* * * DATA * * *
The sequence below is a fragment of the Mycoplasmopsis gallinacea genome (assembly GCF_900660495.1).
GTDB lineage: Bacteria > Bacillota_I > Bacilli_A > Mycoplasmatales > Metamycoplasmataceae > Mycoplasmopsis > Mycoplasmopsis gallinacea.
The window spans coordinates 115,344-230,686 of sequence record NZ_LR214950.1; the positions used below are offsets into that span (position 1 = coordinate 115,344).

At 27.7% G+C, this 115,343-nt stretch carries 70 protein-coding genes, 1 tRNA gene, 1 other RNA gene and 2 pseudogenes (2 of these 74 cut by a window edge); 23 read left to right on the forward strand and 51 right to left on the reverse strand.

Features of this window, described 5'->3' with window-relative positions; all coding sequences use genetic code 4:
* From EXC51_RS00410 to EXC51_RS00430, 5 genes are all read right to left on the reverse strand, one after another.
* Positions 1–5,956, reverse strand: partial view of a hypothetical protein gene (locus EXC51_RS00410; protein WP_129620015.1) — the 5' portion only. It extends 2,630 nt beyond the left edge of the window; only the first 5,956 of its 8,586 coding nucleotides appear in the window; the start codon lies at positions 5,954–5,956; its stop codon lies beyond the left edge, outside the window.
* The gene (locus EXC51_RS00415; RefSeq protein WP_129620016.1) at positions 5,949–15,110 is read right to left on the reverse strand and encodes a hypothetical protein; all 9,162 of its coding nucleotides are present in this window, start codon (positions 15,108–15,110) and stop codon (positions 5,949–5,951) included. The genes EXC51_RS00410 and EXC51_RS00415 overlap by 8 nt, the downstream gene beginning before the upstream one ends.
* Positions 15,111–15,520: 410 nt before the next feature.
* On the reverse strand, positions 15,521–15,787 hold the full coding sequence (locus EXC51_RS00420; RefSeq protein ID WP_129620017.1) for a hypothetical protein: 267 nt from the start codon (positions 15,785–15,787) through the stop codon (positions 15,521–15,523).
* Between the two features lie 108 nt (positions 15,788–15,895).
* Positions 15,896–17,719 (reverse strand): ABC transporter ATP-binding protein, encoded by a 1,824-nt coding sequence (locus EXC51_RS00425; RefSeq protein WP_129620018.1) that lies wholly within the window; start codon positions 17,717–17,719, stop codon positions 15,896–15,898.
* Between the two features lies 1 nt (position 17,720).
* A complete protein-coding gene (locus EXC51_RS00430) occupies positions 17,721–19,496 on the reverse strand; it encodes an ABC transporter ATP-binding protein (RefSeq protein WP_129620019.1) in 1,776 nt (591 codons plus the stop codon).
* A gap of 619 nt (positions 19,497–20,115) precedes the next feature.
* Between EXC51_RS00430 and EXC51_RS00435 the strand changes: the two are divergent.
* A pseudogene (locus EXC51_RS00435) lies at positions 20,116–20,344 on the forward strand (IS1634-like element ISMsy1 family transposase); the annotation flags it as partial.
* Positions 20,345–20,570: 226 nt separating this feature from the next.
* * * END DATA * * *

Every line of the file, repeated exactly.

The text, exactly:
The sequence below is a fragment of the Mycoplasmopsis gallinacea genome (assembly GCF_900660495.1).
GTDB lineage: Bacteria > Bacillota_I > Bacilli_A > Mycoplasmatales > Metamycoplasmataceae > Mycoplasmopsis > Mycoplasmopsis gallinacea.
The window spans coordinates 115,344-230,686 of sequence record NZ_LR214950.1; the positions used below are offsets into that span (position 1 = coordinate 115,344).

At 27.7% G+C, this 115,343-nt stretch carries 70 protein-coding genes, 1 tRNA gene, 1 other RNA gene and 2 pseudogenes (2 of these 74 cut by a window edge); 23 read left to right on the forward strand and 51 right to left on the reverse strand.

Features of this window, described 5'->3' with window-relative positions; all coding sequences use genetic code 4:
* From EXC51_RS00410 to EXC51_RS00430, 5 genes are all read right to left on the reverse strand, one after another.
* Positions 1–5,956, reverse strand: partial view of a hypothetical protein gene (locus EXC51_RS00410; protein WP_129620015.1) — the 5' portion only. It extends 2,630 nt beyond the left edge of the window; only the first 5,956 of its 8,586 coding nucleotides appear in the window; the start codon lies at positions 5,954–5,956; its stop codon lies beyond the left edge, outside the window.
* The gene (locus EXC51_RS00415; RefSeq protein WP_129620016.1) at positions 5,949–15,110 is read right to left on the reverse strand and encodes a hypothetical protein; all 9,162 of its coding nucleotides are present in this window, start codon (positions 15,108–15,110) and stop codon (positions 5,949–5,951) included. The genes EXC51_RS00410 and EXC51_RS00415 overlap by 8 nt, the downstream gene beginning before the upstream one ends.
* Positions 15,111–15,520: 410 nt before the next feature.
* On the reverse strand, positions 15,521–15,787 hold the full coding sequence (locus EXC51_RS00420; RefSeq protein ID WP_129620017.1) for a hypothetical protein: 267 nt from the start codon (positions 15,785–15,787) through the stop codon (positions 15,521–15,523).
* Between the two features lie 108 nt (positions 15,788–15,895).
* Positions 15,896–17,719 (reverse strand): ABC transporter ATP-binding protein, encoded by a 1,824-nt coding sequence (locus EXC51_RS00425; RefSeq protein WP_129620018.1) that lies wholly within the window; start codon positions 17,717–17,719, stop codon positions 15,896–15,898.
* Between the two features lies 1 nt (position 17,720).
* A complete protein-coding gene (locus EXC51_RS00430) occupies positions 17,721–19,496 on the reverse strand; it encodes an ABC transporter ATP-binding protein (RefSeq protein WP_129620019.1) in 1,776 nt (591 codons plus the stop codon).
* A gap of 619 nt (positions 19,497–20,115) precedes the next feature.
* Between EXC51_RS00430 and EXC51_RS00435 the strand changes: the two are divergent.
* A pseudogene (locus EXC51_RS00435) lies at positions 20,116–20,344 on the forward strand (IS1634-like element ISMsy1 family transposase); the annotation flags it as partial.
* Positions 20,345–20,570: 226 nt separating this feature from the next.